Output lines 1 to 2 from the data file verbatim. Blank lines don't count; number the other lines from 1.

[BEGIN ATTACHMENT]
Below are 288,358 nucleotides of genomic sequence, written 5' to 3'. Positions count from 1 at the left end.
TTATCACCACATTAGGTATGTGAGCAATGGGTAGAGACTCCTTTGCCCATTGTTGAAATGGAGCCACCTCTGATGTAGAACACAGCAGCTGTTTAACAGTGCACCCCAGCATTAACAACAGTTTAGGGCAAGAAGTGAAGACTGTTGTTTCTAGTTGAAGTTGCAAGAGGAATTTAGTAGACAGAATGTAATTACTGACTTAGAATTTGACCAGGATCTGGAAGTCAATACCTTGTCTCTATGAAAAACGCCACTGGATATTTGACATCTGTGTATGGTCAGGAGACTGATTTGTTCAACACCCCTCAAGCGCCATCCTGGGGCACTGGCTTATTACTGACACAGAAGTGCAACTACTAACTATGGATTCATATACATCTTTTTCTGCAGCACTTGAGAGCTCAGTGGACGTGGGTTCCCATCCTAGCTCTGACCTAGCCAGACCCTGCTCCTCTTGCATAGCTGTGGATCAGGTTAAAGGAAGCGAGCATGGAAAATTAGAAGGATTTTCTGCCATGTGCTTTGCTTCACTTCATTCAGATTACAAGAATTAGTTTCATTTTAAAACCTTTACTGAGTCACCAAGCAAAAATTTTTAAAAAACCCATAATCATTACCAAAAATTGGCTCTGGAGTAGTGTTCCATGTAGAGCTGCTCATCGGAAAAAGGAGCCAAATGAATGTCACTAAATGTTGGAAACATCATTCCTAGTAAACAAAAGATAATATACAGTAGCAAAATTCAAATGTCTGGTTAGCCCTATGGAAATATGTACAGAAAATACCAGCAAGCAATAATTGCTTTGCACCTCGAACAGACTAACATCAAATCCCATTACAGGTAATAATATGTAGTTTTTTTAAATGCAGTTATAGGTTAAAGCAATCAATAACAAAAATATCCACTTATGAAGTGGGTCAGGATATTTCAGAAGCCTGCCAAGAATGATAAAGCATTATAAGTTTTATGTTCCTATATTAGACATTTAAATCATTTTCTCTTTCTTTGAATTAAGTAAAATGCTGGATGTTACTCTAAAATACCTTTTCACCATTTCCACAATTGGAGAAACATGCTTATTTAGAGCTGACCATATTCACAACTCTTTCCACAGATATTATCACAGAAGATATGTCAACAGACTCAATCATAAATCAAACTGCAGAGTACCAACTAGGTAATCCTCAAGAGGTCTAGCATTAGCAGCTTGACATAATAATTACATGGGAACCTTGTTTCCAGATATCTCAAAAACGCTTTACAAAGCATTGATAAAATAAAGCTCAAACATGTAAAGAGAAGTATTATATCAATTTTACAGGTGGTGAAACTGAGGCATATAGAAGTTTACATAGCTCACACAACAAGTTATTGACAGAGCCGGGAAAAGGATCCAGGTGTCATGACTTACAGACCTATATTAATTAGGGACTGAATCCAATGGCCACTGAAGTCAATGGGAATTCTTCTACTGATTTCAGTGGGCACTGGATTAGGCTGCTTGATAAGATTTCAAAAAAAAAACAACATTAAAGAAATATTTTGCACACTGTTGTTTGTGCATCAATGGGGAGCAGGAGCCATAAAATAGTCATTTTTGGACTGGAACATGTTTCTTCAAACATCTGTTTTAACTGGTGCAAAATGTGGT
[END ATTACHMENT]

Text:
Below are 288,358 nucleotides of genomic sequence, written 5' to 3'. Positions count from 1 at the left end.
TTATCACCACATTAGGTATGTGAGCAATGGGTAGAGACTCCTTTGCCCATTGTTGAAATGGAGCCACCTCTGATGTAGAACACAGCAGCTGTTTAACAGTGCACCCCAGCATTAACAACAGTTTAGGGCAAGAAGTGAAGACTGTTGTTTCTAGTTGAAGTTGCAAGAGGAATTTAGTAGACAGAATGTAATTACTGACTTAGAATTTGACCAGGATCTGGAAGTCAATACCTTGTCTCTATGAAAAACGCCACTGGATATTTGACATCTGTGTATGGTCAGGAGACTGATTTGTTCAACACCCCTCAAGCGCCATCCTGGGGCACTGGCTTATTACTGACACAGAAGTGCAACTACTAACTATGGATTCATATACATCTTTTTCTGCAGCACTTGAGAGCTCAGTGGACGTGGGTTCCCATCCTAGCTCTGACCTAGCCAGACCCTGCTCCTCTTGCATAGCTGTGGATCAGGTTAAAGGAAGCGAGCATGGAAAATTAGAAGGATTTTCTGCCATGTGCTTTGCTTCACTTCATTCAGATTACAAGAATTAGTTTCATTTTAAAACCTTTACTGAGTCACCAAGCAAAAATTTTTAAAAAACCCATAATCATTACCAAAAATTGGCTCTGGAGTAGTGTTCCATGTAGAGCTGCTCATCGGAAAAAGGAGCCAAATGAATGTCACTAAATGTTGGAAACATCATTCCTAGTAAACAAAAGATAATATACAGTAGCAAAATTCAAATGTCTGGTTAGCCCTATGGAAATATGTACAGAAAATACCAGCAAGCAATAATTGCTTTGCACCTCGAACAGACTAACATCAAATCCCATTACAGGTAATAATATGTAGTTTTTTTAAATGCAGTTATAGGTTAAAGCAATCAATAACAAAAATATCCACTTATGAAGTGGGTCAGGATATTTCAGAAGCCTGCCAAGAATGATAAAGCATTATAAGTTTTATGTTCCTATATTAGACATTTAAATCATTTTCTCTTTCTTTGAATTAAGTAAAATGCTGGATGTTACTCTAAAATACCTTTTCACCATTTCCACAATTGGAGAAACATGCTTATTTAGAGCTGACCATATTCACAACTCTTTCCACAGATATTATCACAGAAGATATGTCAACAGACTCAATCATAAATCAAACTGCAGAGTACCAACTAGGTAATCCTCAAGAGGTCTAGCATTAGCAGCTTGACATAATAATTACATGGGAACCTTGTTTCCAGATATCTCAAAAACGCTTTACAAAGCATTGATAAAATAAAGCTCAAACATGTAAAGAGAAGTATTATATCAATTTTACAGGTGGTGAAACTGAGGCATATAGAAGTTTACATAGCTCACACAACAAGTTATTGACAGAGCCGGGAAAAGGATCCAGGTGTCATGACTTACAGACCTATATTAATTAGGGACTGAATCCAATGGCCACTGAAGTCAATGGGAATTCTTCTACTGATTTCAGTGGGCACTGGATTAGGCTGCTTGATAAGATTTCAAAAAAAAAACAACATTAAAGAAATATTTTGCACACTGTTGTTTGTGCATCAATGGGGAGCAGGAGCCATAAAATAGTCATTTTTGGACTGGAACATGTTTCTTCAAACATCTGTTTTAACTGGTGCAAAATGTGGT